the initial loss interval left the loss history.


6.  Security Considerations

TFMCC is not a transport protocol in its own right, but a congestion
control mechanism that is intended to be used in conjunction with a
transport protocol.  Therefore security primarily needs to be considered
in the context of a specific transport protocol and its authentication
mechanisms.

Congestion control mechanisms can potentially be exploited to create
denial of service.  This may occur through spoofed feedback.  Thus any
transport protocol that uses TFMCC should take care to ensure that
feedback is only accepted from valid receivers of the data.  The precise
mechanism to achieve this will however depend on the transport protocol
itself.

Congestion control mechanisms may potentially be manipulated by a greedy
receiver that wishes to receive more than its fair share of network
bandwidth.  However, in TFMCC a receiver can only influence the sending



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rate if it is the CLR and thus has the lowest calculated rate of all
receivers.  If the calculated rate is then manipulated such that it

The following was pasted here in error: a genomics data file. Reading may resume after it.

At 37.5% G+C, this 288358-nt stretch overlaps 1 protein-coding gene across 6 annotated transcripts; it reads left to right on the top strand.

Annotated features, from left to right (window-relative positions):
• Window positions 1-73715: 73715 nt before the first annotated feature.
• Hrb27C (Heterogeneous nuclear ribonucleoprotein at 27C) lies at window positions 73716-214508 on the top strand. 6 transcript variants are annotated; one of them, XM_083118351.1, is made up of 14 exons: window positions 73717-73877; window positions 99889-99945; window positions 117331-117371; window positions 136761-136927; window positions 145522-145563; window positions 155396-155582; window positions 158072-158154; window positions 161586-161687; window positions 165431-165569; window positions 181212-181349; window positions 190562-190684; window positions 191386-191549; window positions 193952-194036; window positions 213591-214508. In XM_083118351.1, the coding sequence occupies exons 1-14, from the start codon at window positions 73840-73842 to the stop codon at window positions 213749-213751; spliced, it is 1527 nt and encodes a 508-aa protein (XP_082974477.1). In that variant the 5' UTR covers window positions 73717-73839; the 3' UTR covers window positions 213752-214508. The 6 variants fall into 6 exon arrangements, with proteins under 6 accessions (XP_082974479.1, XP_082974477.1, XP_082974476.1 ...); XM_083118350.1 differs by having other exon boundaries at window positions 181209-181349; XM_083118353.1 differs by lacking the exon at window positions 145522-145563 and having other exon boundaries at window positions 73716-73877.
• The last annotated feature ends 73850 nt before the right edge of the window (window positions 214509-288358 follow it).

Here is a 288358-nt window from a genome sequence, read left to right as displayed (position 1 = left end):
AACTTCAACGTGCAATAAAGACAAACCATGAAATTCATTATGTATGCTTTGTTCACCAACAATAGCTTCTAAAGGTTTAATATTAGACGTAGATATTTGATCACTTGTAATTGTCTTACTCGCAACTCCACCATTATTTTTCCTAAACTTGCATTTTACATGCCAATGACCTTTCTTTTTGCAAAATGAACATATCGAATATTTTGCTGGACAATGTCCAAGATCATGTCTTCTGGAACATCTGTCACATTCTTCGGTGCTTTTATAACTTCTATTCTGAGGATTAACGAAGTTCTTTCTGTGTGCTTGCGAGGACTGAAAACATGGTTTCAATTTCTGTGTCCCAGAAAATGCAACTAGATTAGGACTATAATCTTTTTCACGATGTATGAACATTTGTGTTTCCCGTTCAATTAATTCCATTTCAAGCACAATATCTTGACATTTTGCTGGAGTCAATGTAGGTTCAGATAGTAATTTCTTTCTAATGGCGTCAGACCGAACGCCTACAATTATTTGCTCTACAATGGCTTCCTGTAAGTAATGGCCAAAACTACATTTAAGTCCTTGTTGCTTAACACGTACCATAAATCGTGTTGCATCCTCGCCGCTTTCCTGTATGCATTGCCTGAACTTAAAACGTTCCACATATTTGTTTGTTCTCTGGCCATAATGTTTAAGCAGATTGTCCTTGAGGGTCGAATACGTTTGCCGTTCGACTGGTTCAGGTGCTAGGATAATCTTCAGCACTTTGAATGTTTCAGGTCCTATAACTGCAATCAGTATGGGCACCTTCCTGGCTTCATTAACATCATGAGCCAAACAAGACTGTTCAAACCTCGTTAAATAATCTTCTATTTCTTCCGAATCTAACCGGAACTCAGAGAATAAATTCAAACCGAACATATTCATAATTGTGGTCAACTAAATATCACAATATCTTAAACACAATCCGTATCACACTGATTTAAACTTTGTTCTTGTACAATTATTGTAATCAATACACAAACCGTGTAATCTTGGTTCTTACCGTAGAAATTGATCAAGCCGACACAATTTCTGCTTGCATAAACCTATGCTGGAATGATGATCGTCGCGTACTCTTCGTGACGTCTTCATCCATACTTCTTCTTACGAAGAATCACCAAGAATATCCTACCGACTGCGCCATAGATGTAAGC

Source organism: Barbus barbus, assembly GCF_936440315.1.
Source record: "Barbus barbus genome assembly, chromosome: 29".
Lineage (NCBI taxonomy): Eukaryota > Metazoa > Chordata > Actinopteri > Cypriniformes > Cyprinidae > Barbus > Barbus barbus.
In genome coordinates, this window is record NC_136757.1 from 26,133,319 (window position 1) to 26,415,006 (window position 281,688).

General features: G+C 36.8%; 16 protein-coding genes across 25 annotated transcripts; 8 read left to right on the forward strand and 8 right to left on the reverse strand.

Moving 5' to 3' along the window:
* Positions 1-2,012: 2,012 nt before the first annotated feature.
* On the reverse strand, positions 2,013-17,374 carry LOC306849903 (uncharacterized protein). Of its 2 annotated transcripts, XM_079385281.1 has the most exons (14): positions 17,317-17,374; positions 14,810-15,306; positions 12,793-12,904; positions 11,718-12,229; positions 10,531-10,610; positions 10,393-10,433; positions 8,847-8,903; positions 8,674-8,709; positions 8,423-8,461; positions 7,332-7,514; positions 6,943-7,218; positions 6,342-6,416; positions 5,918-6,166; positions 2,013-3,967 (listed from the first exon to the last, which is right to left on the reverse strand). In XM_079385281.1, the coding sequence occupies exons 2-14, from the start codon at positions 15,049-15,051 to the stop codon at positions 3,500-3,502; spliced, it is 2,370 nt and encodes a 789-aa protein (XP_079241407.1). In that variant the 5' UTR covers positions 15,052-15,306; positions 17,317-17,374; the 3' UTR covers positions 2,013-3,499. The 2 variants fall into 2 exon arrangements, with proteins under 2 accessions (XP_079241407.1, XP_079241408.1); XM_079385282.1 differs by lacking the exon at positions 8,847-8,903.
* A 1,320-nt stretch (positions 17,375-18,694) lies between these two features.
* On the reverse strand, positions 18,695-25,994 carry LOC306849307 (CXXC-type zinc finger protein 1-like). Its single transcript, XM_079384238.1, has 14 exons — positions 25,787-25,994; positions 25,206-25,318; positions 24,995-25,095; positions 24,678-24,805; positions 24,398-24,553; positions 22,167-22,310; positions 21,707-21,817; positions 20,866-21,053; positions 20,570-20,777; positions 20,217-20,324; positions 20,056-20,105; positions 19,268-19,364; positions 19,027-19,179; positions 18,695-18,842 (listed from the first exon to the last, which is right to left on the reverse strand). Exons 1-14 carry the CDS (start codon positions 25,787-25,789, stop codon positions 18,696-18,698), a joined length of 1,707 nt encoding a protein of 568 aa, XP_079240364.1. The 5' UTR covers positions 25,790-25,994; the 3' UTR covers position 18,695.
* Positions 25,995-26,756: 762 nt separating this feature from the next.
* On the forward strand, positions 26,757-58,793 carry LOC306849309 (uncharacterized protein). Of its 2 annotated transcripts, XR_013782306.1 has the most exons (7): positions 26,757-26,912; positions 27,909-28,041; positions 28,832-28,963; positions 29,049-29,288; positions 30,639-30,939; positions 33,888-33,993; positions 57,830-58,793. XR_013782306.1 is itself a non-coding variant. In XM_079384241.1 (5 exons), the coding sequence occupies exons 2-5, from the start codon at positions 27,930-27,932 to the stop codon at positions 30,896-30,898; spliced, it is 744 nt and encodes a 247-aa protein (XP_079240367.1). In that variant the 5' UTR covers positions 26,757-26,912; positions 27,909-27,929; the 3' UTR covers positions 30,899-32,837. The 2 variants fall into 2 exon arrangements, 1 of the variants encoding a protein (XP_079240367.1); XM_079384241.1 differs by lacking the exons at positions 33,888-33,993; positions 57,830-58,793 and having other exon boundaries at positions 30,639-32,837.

exceeds the calculated rate of the second to lowest receiver, it will
cease to be CLR.  A greedy receiver can only significantly increase then
transmission rate if it is the only participant in the session.  If such
scenarios are of concern, possible defenses against such a receiver
would normally include some form of nonce that the receiver must feed
back to the sender to prove receipt.  However, the details of such a
nonce would depend on the transport protocol, and in particular on
whether the transport protocol is reliable or unreliable.

It is possible that a receiver sends feedback claiming it has a very low
calculated rate.  This will reduce the rate of the multicast session and
might render it useless but obviously cannot hurt the network itself.